A recipe and a craft for the weekend - FamilyEducation

A recipe and a craft for the weekend

July 11,2008

I was all set to write (vent) a post today about grouchy people in grocery stores, who somehow feel the need to step in and discipline your children right in front of you, even though your kids aren't actually doing anything too terrible at the time. This happened to me at Harris Teeter on Monday, and it really got my back up--particularly since I thought my kids were behaving pretty well at that moment, all things considered, even if they were being a little loud and silly at the checkout line. A crotchety old lady turned on them suddenly and shushed them fiercely, telling them to "stop it" in a cold, stern voice that did stop them in their tracks, but not in any good kind of way. In the end I tried to forgive this old lady for being so harsh. Maybe, I thought, she was one of those old ladies who believe kids should be "seen and not heard," or maybe she had just endured a sad personal tragedy, or maybe she was just having a really bad day. Whatever it was, it just suddenly didn't seem post-worthy. But isn't it annoying when that happens? How do you handle it?

Instead, since I had several email requests last week for the recipe for the macaroni and cheese bites I mentioned, and for some information on how to make those clay boats/party favors I wrote about, I thought I'd pass the information along here.

The macaroni and cheese bites recipe came from here. I found it while I was thumbing through a Southern Living magazine at the occupational therapist's office last fall. And if it wasn't always clear whether the 30 minutes of OT was actually helping L., at least I got the chance to read through magazines while I waited. The recipe is delicious, but don't overcook the bites or they'll come out a little rubbery. They actually keep really well in the oven, if you want to fry up a batch ahead of time and then keep them warming while the guests arrive. They went well paired with the spiced cider, or you could serve them with a simple salad, if you want to impress adults and not a bunch of four-year-olds. They were a huge hit--crunchy on the outside, then gooey-cheesy on the inside, with a little kick to them from the diced pimiento. I've found that, hands-down, if you're trying to please kids' palates, any type of noodle dish usually works, especially if you combine the noodles with cheese. And these were perfect, and really delicious cold the next day.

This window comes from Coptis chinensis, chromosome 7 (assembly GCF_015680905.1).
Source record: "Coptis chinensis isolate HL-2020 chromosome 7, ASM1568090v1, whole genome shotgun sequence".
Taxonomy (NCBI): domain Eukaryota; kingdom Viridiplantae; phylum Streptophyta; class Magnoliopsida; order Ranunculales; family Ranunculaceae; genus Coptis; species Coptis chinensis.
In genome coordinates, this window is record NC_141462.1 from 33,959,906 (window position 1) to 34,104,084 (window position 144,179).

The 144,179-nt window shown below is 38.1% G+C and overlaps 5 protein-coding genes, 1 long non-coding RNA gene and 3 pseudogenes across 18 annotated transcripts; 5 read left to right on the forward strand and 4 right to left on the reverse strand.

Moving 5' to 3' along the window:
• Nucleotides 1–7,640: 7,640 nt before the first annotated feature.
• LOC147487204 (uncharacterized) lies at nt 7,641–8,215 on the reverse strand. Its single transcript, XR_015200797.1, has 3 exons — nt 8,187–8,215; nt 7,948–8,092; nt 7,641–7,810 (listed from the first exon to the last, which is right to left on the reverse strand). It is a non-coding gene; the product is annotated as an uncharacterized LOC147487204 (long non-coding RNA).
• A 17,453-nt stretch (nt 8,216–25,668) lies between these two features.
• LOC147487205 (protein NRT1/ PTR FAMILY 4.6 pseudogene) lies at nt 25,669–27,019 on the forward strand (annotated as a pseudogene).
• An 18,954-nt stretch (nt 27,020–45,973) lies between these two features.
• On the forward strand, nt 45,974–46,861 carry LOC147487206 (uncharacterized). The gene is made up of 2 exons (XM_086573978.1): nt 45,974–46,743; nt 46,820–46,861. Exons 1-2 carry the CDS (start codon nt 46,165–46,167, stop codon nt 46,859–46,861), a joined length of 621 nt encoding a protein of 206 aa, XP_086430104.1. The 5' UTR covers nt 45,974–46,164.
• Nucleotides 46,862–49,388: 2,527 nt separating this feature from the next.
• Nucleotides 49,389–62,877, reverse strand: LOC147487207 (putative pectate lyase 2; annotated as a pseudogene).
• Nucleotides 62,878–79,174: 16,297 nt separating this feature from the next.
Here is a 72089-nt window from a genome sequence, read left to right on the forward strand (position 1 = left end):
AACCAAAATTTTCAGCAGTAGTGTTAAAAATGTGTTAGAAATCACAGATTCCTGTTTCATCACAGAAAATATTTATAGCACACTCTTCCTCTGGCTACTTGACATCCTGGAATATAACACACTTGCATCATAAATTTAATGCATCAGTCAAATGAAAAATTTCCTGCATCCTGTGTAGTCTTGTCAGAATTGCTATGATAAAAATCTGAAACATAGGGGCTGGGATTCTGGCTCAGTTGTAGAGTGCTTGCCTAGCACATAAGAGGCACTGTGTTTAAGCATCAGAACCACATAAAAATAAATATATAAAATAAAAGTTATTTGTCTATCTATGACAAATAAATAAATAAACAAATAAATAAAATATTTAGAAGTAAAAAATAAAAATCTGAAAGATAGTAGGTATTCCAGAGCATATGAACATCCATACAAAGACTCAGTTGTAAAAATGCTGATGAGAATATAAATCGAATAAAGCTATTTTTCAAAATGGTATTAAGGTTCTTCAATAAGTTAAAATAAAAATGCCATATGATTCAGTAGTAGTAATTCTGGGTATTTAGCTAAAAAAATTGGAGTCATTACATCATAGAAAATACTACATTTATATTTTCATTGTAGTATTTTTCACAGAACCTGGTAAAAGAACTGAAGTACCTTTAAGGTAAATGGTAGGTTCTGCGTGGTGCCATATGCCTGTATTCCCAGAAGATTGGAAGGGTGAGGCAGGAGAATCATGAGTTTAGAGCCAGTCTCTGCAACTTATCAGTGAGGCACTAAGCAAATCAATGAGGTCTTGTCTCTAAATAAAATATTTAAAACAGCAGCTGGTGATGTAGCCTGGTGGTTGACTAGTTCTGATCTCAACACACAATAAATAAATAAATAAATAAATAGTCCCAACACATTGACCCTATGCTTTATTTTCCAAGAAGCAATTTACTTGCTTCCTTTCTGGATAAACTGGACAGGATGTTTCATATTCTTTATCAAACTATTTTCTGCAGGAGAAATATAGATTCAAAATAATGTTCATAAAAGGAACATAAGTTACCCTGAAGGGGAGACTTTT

And those clay boats... a friend passed on that craft idea to me years ago, and I always wanted to use it. I will always be proud of that fleet of clay boats we made, although that year we invited too many kids and I ended up making close to a dozen of those boats--that was in the days before I realized that inviting lots of kids does not a great party make. You can buy large, inexpensive bricks of  red clay at a craft store like Michaels or A.C. Moore.You'll also need:

-Colored craft sticks

-Foam sheets in different colors (for the sails)

-Paper clips or coins (or anything), to press into the sides of the boats to make designs

Make sure you get the kind of clay that dries hard without baking, unless you want to clutter up your oven with boats all afternoon and end up with your house smelling like a pottery shop. We molded the clay into balls big enough to then hollow out and shape into boats. If you're making lots of boats, you might want to make them smaller, to save clay. But make sure you make them deep enough to hold a few candies. After you've molded the boats, take a small piece of clay and press it into the bottom of the boat. Cut triangular sails out of the foam, and then cut slits into the top of the sail and the bottom to thread the craft stick through. This will be your mast and sail. Stick the craft stick into the lump of clay at the bottom of the boat. As the clay hardens, the stick will stay in place. If it wobbles too much, you can secure it with some hot glue.

To decorate the sides, press a coin or decorative paper clip into the clay along the sides of the boat to make swirls or designs. You could also use a paper clip to scratch names and/or dates into the side of the boat. We filled the boats with candies and a few shells, and after the party kept one on our desk filled with paper clips! The kids loved them so much, and I took tons of pictures like this one:

(I don't know what that ring-tailed lemur fellow is doing in the picture. He was not a party favor.)

Even now, on days like today, after a night of horrible sleep, those boats can make me smile, their sunny blue and red sails filled with an imaginary wind, ready to set sail to calmer waters.